The All India Exporters' Chamber celebrated its Platinum Jubilee today at Hotel Taj Mahal in the august presence of its past Presidents and the ...
The All India Exporters’ Chamber celebrated its Platinum Jubilee today at Hotel Taj Mahal in the august presence of its past Presidents and the leading luminaries of the exports industry. The event was presided over by the President of the Chamber, Ms. Preeti M. Sheth and the Chief Guest at the function was Mr R K Dalmia, Chairman, Cotton Textiles Export Promotion Council (Texprocil). The Guest of Honour was Mr Michael Siebert, Consul General of the German Consulate in Mumbai.
After a brief introduction of the Chamber, the President of the Chamber, Ms Preeti M. Sheth in her inaugural address welcomed everyone to the momentous occasion of completion of 75 glorious years of the Chamber. She elaborated on the genesis of the organisation which came into being through an amalgamation of the Africa and Overseas Exporters’ Chamber, established in 1939 and the All India Exporters’ Association.
Mrs. Preeti M. Sheth further stated that the five year trade policy also provided a necessary framework for increasing exports of goods and services as well as job creation and increasing value addition in the country. Aim was to reach $900 billion of merchandise and services exports and the total two-way trade was expected to double from the present $1 trillion to $2 trillion annually in the next five years. This was a gigantic task considering that global economy was still struggling to gain momentum.
After the special address by Mr. Michael Siebert, the Chief Guest for the day Mr R K Dalmia, Chairman of Texprocil then spoke on the ties between Texprocil and the Chamber which went back many decades in time and was very strong. He said that the Chamber just like Texprocil served as an important link between the overseas buyers and the Indian exporters.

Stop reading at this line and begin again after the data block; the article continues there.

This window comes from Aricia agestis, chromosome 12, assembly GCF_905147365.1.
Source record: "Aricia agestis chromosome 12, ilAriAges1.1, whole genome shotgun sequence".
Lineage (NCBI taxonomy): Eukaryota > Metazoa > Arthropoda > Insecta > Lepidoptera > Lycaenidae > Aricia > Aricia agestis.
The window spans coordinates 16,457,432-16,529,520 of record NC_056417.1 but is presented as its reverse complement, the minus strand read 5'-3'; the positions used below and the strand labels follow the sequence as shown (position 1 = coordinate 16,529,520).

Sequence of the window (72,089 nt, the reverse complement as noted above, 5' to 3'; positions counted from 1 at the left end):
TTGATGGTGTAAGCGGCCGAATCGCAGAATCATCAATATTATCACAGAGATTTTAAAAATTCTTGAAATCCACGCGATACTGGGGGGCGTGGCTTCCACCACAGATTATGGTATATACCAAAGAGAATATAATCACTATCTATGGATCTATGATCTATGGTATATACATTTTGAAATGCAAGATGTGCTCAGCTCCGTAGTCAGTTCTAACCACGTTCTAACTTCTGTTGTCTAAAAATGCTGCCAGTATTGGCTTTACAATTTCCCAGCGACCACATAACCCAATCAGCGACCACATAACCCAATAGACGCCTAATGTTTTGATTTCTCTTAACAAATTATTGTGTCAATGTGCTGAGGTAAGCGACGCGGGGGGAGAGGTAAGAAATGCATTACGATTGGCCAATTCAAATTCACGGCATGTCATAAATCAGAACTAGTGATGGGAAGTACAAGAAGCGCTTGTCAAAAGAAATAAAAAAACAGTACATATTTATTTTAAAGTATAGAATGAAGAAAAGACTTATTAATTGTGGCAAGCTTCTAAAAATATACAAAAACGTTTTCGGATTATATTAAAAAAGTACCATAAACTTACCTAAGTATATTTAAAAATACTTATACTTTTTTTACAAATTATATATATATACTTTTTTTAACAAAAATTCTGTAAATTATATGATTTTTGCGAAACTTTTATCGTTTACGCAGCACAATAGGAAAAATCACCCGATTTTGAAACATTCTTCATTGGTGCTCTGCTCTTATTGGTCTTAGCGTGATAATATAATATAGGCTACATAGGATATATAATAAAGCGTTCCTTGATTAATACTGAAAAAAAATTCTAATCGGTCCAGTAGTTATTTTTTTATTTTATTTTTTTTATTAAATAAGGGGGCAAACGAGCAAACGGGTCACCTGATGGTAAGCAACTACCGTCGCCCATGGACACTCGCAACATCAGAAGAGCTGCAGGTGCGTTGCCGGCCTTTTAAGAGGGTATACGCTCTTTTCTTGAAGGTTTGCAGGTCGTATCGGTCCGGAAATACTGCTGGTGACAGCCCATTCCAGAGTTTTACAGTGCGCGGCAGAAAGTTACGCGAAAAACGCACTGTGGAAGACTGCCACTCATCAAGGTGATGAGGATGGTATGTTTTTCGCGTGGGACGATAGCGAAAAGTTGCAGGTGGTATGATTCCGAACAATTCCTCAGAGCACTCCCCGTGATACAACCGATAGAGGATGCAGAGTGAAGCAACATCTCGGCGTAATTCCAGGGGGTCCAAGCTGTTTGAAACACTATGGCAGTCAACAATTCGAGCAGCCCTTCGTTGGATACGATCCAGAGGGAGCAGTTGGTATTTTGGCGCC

Mr. R K Dalmia stated that textiles export trends do not look encouraging. Decrease in export has given rise to trade deficits. The solution to tackle higher production of textiles in India can be only increase in exports. But foreign demand is not picking up. Besides, our exports have been affected by slowdown in China as we are heavily dependent on China for exports of cotton and cotton yarn.
Moreover, the cost of export finance in India, which is 10%, as compared to cost of export finance of 3 to 4% of our competitors like Vietnam, Bangladesh, Pakistan etc. is also having an impact on our competitiveness.
He elaborated on the representations that have been made to the Government like the interest rate subvention, re- calibration of the product- market matrix to include exports to emerging markets so that linkages can be strengthened with the value chains in these markets.
Regarding India’s competitiveness he said that efforts must be accelerated to enhance the competitiveness of India’s exports and the government should also expedite conclusion of FTAs with EU, Australia and Canada.
He stressed that dialogues need to be initiated with China and Turkey for reduction of duties on Indian textiles products and we need to take recourse to the Review Mechanism available under all the FTAs/ CEPAs signed by India in order to create additional market access.
He further added that recent measures of the government like the increase in allocation of funds from Rs 18000 Crs to Rs 21000 Crs under export incentives scheme; Reduction in Repo – Rate; Setting up of Textile Parks and the Relaxation of Coastal Shipping have given a sense of “feel good” to all at a time when the overall global outlook is still in the “recovery mode”.
Photo Caption: Seen from Left to Right, Mr. R.K. Dalmia –Chairman of TEXPROCIL, Ms. Preeti M. Sheth –President of AIEC, Mr. Michael Siebert, Consul General of the German Consulate in Mumbai and Mr. Ashwin Savani –Vice President of AIEC.